People facing foreclosure often stick their heads in the sand and try to avoid the situation. As wrong and as ineffective as the tactic is, it is still very, very common. Therefore, people often end up coming to their senses just a little too late to successfully save their home. If you have found yourself in this drastic situation, here are a few tips to help delay the foreclosure. Keep in mind, though, that if you really cannot afford your home or you owe a great deal more than your home is worth, then you should try to get over any emotional attachment you have to the home and cut your losses and move on.
One of the easiest methods for delaying your foreclosure is to apply for a Home Affordable Modification. This program is available on any owner occupied home loan, secured by a 1 to 4 family home, owned or insured by Fannie Mae or Freddie Mac. A lender cannot proceed with foreclosure until you have been evaluated for eligibility for this program. Because lenders are swamped with applications, this evaluation can take months even though the criteria for eligibility are very simple and straightforward. The best advantage of using this delay tactic is that it may actually turn out to be the way to save your home if it turns out that you are eligible for the program.
If your problem is not that you simply don’t have access to any funds that will allow you to catch up your mortgage payments, but simply that you need time to get those funds liquid, you have several options. Examples of this situation might be: You have other property which is under contract and you are waiting for the sale to close so that you have the money to catch up your payments; or maybe you have stock options which you will soon be able to exercise and then sell the stock to get the money you need. In this case, you will have money to work with; you just don’t have it today.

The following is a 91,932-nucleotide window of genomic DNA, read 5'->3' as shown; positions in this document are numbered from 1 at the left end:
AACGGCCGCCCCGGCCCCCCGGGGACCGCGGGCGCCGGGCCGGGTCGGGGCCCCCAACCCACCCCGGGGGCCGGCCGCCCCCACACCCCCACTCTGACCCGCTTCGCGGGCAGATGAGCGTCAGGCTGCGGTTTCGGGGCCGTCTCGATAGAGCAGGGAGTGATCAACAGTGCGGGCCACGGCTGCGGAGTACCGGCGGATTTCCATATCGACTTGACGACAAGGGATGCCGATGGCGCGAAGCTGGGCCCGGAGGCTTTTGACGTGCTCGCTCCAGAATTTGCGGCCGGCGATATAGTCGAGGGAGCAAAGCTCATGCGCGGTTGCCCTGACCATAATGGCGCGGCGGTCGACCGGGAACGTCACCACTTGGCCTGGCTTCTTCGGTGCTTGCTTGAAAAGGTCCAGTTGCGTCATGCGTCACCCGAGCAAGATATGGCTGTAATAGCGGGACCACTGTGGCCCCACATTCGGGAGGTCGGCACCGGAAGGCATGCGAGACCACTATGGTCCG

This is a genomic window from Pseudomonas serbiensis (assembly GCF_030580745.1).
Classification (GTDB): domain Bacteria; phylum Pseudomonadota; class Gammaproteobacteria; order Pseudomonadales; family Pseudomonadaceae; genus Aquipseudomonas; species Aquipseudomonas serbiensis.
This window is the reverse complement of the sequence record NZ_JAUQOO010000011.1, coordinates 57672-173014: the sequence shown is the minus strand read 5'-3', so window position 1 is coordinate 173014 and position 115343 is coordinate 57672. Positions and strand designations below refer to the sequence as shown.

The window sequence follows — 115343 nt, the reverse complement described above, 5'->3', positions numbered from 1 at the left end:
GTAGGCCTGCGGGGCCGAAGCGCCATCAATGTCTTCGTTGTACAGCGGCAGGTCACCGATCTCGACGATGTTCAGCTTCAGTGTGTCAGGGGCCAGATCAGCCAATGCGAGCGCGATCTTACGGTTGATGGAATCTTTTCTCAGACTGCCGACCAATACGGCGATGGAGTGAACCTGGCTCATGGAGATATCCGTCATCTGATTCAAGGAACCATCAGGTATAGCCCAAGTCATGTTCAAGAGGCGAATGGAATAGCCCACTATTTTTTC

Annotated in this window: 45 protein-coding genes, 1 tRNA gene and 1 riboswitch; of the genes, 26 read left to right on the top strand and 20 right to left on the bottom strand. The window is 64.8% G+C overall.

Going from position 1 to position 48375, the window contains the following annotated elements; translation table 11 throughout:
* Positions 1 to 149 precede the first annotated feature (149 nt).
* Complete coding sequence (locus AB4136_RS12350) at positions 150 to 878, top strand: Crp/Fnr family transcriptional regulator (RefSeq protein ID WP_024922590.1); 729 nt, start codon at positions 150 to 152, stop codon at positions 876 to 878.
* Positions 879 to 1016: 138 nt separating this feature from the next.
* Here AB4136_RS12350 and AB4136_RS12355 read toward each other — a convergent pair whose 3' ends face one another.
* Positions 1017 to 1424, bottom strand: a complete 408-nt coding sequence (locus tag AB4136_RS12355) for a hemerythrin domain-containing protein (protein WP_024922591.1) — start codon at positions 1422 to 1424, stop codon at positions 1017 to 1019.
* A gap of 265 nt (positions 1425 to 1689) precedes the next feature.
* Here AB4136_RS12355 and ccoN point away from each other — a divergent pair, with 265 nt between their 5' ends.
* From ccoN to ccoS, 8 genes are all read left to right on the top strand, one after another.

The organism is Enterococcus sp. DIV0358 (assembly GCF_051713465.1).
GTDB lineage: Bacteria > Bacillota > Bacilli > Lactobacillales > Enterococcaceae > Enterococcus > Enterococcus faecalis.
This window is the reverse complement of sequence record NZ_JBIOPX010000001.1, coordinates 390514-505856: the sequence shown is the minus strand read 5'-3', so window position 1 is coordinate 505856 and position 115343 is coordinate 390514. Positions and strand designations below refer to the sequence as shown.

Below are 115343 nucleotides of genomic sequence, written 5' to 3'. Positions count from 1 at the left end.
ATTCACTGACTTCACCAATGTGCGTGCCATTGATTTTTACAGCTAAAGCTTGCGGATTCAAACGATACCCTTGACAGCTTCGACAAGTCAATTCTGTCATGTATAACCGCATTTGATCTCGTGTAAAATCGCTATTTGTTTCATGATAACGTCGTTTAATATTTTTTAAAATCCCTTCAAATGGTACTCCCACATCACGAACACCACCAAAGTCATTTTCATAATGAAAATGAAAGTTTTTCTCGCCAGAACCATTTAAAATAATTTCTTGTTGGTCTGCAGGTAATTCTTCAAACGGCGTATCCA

If you know you will have the money, one method of delaying you foreclosure is to begin negotiating for forbearance. Forbearance is when the bank allows you to make extra payments over several months in order to catch up. Again, this agreement may take quite a while to negotiate. Lenders do not really want to foreclose on your home. They lose a lot of money every time they foreclose. Therefore, if they feel you are negotiating in good faith they will delay the foreclosure while you negotiate.
If they won’t voluntarily give you time to negotiate, then you have a more drastic option. You can file a bankruptcy. Once you file a bankruptcy, everything involving your foreclosure is legally put on hold until your bankruptcy hearing. This is what might be considered a “nuclear option” because your credit will be ruined even if you do not go through with the bankruptcy. Of course, your credit is most likely already ruined if you are facing foreclosure.
All of the above options can buy you the time you need IF you have analyzed the situation and determined that keeping your home is the best option.